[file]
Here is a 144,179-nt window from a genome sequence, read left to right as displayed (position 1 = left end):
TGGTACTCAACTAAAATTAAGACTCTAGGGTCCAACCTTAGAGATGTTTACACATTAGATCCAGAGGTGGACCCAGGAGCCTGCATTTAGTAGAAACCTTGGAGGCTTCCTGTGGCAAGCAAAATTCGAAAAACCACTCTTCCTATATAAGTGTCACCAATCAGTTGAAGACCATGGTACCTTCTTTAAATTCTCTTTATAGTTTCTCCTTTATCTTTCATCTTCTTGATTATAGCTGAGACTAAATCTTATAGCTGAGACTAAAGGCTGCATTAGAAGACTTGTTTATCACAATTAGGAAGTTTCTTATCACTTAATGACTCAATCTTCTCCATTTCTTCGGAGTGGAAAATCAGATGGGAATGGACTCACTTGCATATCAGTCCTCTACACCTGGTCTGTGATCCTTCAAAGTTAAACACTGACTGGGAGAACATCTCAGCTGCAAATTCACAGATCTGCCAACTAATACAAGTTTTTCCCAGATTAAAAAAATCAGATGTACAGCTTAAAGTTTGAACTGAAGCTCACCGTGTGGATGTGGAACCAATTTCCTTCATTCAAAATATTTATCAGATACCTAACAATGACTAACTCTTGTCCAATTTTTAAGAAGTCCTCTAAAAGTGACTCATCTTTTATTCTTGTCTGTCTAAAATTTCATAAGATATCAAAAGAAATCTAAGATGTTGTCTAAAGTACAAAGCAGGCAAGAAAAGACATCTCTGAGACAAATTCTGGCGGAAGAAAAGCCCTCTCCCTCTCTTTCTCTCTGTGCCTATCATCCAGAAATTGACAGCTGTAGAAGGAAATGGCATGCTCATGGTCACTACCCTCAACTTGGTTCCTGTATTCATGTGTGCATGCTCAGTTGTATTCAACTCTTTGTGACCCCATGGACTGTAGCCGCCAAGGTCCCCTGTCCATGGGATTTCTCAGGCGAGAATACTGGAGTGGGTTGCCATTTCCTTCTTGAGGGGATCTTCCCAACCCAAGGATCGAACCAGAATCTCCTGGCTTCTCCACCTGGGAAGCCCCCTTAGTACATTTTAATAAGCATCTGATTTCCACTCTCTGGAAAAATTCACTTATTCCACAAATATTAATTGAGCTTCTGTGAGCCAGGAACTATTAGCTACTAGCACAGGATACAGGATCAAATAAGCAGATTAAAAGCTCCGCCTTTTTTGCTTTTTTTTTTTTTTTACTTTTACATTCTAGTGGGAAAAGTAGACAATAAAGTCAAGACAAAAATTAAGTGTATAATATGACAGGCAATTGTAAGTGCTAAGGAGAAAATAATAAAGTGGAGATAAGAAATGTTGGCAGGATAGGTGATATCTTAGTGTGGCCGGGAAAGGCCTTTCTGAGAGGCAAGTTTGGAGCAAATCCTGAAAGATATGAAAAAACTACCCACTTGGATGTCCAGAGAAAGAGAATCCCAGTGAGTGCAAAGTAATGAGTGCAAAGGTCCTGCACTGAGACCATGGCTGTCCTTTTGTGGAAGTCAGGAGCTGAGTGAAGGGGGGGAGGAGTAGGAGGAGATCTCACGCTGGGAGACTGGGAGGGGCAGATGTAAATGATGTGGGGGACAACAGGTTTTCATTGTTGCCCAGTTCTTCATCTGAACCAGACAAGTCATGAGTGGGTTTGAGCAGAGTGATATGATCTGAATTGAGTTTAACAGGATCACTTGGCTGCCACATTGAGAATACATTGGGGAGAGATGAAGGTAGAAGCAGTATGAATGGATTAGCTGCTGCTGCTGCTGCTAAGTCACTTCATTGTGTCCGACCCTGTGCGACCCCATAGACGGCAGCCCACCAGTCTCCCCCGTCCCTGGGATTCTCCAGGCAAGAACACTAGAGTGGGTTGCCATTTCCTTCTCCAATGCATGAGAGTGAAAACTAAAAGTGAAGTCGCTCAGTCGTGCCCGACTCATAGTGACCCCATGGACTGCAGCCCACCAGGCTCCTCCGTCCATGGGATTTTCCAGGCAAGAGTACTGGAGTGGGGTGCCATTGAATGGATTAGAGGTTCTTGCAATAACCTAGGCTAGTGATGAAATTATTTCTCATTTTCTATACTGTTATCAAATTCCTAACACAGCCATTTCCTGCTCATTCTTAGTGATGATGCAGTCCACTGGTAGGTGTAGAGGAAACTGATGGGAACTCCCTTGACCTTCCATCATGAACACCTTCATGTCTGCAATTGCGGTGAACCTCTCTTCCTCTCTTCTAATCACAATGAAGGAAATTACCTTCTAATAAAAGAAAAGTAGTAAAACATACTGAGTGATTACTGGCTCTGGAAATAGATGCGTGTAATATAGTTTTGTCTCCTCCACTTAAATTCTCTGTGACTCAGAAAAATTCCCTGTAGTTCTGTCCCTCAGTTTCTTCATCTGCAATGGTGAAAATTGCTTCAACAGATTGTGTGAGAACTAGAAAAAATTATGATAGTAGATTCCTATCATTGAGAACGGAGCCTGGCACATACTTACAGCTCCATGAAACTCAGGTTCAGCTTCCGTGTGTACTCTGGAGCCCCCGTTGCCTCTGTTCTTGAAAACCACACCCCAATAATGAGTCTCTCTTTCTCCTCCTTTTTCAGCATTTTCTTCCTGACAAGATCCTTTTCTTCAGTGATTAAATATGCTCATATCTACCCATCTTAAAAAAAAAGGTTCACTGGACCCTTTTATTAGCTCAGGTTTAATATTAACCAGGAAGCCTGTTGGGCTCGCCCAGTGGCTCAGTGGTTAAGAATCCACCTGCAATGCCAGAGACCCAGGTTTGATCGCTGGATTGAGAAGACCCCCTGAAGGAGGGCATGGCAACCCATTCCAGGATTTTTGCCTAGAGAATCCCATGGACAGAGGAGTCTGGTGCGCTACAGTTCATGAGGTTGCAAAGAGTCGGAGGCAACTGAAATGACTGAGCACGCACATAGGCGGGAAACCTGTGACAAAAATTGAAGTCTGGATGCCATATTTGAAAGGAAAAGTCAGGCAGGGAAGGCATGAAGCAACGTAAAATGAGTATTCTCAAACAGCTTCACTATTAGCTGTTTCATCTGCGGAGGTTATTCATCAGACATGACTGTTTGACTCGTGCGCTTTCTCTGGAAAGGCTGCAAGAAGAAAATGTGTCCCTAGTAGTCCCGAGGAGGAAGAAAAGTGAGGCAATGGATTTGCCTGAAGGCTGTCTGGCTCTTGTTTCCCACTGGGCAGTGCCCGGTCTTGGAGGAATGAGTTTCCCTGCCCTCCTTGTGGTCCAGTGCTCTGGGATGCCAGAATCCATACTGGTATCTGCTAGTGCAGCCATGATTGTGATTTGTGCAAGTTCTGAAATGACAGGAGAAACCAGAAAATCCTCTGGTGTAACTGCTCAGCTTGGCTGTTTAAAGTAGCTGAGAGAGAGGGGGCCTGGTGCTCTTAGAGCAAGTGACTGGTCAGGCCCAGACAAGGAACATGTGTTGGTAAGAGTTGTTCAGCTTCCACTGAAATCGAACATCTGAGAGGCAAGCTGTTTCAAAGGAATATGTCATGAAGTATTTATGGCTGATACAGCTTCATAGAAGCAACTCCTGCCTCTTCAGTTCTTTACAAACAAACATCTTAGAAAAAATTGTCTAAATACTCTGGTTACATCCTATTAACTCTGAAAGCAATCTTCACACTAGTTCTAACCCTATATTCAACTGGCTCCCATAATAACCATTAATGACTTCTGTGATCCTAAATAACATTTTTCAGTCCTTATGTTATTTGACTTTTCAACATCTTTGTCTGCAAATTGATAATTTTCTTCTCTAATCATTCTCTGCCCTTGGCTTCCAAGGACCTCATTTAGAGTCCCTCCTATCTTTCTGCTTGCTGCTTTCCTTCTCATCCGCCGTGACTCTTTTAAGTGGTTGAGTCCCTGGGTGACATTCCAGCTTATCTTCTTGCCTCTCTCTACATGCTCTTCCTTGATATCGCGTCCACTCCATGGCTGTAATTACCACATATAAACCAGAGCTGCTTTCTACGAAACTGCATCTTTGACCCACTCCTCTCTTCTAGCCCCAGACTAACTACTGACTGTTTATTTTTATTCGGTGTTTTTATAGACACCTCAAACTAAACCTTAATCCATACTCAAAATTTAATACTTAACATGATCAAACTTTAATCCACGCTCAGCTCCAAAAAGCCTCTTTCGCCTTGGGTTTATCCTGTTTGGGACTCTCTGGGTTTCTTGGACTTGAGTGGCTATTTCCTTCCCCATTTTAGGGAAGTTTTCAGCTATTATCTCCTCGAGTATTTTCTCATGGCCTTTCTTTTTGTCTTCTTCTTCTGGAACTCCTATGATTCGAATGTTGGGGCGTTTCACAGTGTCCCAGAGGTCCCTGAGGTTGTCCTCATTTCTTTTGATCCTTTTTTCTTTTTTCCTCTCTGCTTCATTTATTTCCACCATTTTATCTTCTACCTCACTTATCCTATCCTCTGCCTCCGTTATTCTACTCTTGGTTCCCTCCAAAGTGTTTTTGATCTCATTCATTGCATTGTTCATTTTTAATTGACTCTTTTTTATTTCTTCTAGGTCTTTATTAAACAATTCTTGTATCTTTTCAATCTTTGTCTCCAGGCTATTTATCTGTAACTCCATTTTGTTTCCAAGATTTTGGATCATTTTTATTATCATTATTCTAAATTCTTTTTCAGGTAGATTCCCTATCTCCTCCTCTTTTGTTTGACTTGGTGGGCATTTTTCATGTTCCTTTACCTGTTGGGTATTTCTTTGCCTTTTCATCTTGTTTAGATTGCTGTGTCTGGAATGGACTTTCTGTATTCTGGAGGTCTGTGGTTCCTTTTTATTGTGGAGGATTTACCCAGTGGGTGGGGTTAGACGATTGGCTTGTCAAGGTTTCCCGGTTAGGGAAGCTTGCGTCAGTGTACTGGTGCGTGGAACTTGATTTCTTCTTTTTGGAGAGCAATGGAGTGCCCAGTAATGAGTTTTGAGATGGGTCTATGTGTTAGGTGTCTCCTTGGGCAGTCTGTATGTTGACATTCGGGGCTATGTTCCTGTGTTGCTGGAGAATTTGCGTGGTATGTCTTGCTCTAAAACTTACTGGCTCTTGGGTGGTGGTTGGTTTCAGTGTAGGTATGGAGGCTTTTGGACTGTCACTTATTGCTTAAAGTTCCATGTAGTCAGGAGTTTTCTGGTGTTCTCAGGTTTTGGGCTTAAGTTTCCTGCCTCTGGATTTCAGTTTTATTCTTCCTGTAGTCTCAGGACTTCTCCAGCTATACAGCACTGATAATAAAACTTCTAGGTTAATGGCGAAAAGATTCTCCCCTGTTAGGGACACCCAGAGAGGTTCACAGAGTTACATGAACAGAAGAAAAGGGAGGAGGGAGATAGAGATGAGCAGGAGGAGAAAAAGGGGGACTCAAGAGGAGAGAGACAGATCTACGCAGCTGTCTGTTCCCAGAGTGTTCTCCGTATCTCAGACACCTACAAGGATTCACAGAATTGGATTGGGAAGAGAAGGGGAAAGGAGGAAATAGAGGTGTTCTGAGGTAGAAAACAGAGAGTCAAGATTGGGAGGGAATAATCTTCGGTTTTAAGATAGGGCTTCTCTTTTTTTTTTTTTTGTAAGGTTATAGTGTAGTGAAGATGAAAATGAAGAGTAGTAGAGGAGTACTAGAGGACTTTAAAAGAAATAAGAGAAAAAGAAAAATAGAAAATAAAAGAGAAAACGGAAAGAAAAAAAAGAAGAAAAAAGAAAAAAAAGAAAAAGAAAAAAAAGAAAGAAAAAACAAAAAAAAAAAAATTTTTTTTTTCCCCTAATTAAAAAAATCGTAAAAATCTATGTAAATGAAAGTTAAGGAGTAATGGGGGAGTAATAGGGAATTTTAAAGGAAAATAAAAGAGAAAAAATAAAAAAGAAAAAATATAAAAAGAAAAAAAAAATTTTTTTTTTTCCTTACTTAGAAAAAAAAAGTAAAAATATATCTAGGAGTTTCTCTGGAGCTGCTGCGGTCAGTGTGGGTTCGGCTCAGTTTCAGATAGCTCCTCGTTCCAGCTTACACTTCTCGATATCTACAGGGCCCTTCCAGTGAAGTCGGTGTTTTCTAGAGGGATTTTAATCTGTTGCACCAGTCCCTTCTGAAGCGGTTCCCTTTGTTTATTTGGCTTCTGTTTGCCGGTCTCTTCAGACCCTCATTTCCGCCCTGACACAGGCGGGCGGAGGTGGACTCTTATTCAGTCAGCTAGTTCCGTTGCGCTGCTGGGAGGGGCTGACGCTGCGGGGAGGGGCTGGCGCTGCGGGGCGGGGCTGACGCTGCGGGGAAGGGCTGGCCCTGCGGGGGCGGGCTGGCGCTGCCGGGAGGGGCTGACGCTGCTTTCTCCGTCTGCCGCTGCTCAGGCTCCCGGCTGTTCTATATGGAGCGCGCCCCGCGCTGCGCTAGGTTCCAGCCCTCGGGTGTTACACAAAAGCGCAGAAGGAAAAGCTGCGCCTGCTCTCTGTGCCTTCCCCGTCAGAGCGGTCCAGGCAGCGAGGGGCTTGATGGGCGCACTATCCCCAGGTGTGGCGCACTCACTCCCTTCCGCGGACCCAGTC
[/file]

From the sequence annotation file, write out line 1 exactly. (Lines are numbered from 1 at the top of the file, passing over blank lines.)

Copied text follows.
Here is a 144,179-nt window from a genome sequence, read left to right as displayed (position 1 = left end):